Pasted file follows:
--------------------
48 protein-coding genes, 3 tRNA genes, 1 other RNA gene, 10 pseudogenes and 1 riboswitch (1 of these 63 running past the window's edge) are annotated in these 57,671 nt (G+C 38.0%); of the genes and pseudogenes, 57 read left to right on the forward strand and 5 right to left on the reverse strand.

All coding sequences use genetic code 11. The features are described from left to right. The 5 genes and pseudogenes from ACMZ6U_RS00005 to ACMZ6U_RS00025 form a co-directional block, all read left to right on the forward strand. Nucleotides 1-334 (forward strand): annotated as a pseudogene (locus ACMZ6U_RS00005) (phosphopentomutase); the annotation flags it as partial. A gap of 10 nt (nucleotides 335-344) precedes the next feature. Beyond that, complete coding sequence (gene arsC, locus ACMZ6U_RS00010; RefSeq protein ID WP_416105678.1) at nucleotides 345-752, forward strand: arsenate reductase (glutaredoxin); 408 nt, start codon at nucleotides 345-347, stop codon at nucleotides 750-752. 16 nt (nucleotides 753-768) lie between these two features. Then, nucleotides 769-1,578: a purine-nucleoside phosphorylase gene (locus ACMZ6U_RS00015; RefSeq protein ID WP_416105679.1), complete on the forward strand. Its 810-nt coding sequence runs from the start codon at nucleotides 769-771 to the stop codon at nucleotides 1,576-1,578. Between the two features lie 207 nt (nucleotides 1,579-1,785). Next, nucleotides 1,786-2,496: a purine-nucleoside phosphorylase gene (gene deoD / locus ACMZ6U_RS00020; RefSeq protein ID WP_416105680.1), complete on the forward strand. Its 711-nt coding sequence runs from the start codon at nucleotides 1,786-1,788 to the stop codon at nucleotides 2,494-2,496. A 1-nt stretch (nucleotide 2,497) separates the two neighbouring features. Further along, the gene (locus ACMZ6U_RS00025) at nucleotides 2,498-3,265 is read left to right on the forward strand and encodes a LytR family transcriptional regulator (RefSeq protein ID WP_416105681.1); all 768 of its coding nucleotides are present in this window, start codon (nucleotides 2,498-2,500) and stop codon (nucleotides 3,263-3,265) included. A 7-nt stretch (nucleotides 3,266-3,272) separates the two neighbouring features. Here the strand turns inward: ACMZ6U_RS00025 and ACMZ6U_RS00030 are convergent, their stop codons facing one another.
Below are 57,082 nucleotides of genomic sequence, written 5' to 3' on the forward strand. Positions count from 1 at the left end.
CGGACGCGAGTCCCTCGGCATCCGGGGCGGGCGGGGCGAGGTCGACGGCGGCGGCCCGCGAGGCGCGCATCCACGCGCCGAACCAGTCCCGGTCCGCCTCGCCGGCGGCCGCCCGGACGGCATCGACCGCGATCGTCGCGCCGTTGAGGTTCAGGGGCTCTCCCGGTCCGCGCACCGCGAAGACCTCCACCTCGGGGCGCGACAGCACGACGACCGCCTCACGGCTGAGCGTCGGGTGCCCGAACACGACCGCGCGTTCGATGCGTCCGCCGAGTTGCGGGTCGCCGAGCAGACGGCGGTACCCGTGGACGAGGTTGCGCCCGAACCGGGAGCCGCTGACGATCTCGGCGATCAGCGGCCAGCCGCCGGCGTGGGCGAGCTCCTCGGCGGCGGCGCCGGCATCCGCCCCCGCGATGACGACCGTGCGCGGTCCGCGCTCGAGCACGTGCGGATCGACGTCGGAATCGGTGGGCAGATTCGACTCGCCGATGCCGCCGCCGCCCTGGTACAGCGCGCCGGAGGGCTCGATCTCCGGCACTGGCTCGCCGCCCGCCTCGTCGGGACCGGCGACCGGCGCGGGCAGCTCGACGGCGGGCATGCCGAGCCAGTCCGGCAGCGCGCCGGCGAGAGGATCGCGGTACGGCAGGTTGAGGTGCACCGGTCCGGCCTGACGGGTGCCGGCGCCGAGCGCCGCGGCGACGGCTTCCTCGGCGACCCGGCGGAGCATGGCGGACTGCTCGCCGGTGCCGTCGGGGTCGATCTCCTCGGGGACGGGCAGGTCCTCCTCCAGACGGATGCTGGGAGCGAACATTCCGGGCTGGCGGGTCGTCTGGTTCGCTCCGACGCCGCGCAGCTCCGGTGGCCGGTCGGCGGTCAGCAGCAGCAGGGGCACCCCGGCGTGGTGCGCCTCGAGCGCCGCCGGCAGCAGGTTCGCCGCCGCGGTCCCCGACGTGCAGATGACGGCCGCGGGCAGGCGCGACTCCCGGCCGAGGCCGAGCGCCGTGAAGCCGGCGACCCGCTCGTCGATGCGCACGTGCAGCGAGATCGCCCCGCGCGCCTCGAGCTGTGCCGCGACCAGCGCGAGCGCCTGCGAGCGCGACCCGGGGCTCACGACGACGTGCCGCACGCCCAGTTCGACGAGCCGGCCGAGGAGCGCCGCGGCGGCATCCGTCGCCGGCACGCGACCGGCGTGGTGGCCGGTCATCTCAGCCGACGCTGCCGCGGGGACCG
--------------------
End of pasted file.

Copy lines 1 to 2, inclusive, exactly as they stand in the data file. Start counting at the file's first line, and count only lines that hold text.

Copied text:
48 protein-coding genes, 3 tRNA genes, 1 other RNA gene, 10 pseudogenes and 1 riboswitch (1 of these 63 running past the window's edge) are annotated in these 57,671 nt (G+C 38.0%); of the genes and pseudogenes, 57 read left to right on the forward strand and 5 right to left on the reverse strand.

All coding sequences use genetic code 11. The features are described from left to right. The 5 genes and pseudogenes from ACMZ6U_RS00005 to ACMZ6U_RS00025 form a co-directional block, all read left to right on the forward strand. Nucleotides 1-334 (forward strand): annotated as a pseudogene (locus ACMZ6U_RS00005) (phosphopentomutase); the annotation flags it as partial. A gap of 10 nt (nucleotides 335-344) precedes the next feature. Beyond that, complete coding sequence (gene arsC, locus ACMZ6U_RS00010; RefSeq protein ID WP_416105678.1) at nucleotides 345-752, forward strand: arsenate reductase (glutaredoxin); 408 nt, start codon at nucleotides 345-347, stop codon at nucleotides 750-752. 16 nt (nucleotides 753-768) lie between these two features. Then, nucleotides 769-1,578: a purine-nucleoside phosphorylase gene (locus ACMZ6U_RS00015; RefSeq protein ID WP_416105679.1), complete on the forward strand. Its 810-nt coding sequence runs from the start codon at nucleotides 769-771 to the stop codon at nucleotides 1,576-1,578. Between the two features lie 207 nt (nucleotides 1,579-1,785). Next, nucleotides 1,786-2,496: a purine-nucleoside phosphorylase gene (gene deoD / locus ACMZ6U_RS00020; RefSeq protein ID WP_416105680.1), complete on the forward strand. Its 711-nt coding sequence runs from the start codon at nucleotides 1,786-1,788 to the stop codon at nucleotides 2,494-2,496. A 1-nt stretch (nucleotide 2,497) separates the two neighbouring features. Further along, the gene (locus ACMZ6U_RS00025) at nucleotides 2,498-3,265 is read left to right on the forward strand and encodes a LytR family transcriptional regulator (RefSeq protein ID WP_416105681.1); all 768 of its coding nucleotides are present in this window, start codon (nucleotides 2,498-2,500) and stop codon (nucleotides 3,263-3,265) included. A 7-nt stretch (nucleotides 3,266-3,272) separates the two neighbouring features. Here the strand turns inward: ACMZ6U_RS00025 and ACMZ6U_RS00030 are convergent, their stop codons facing one another.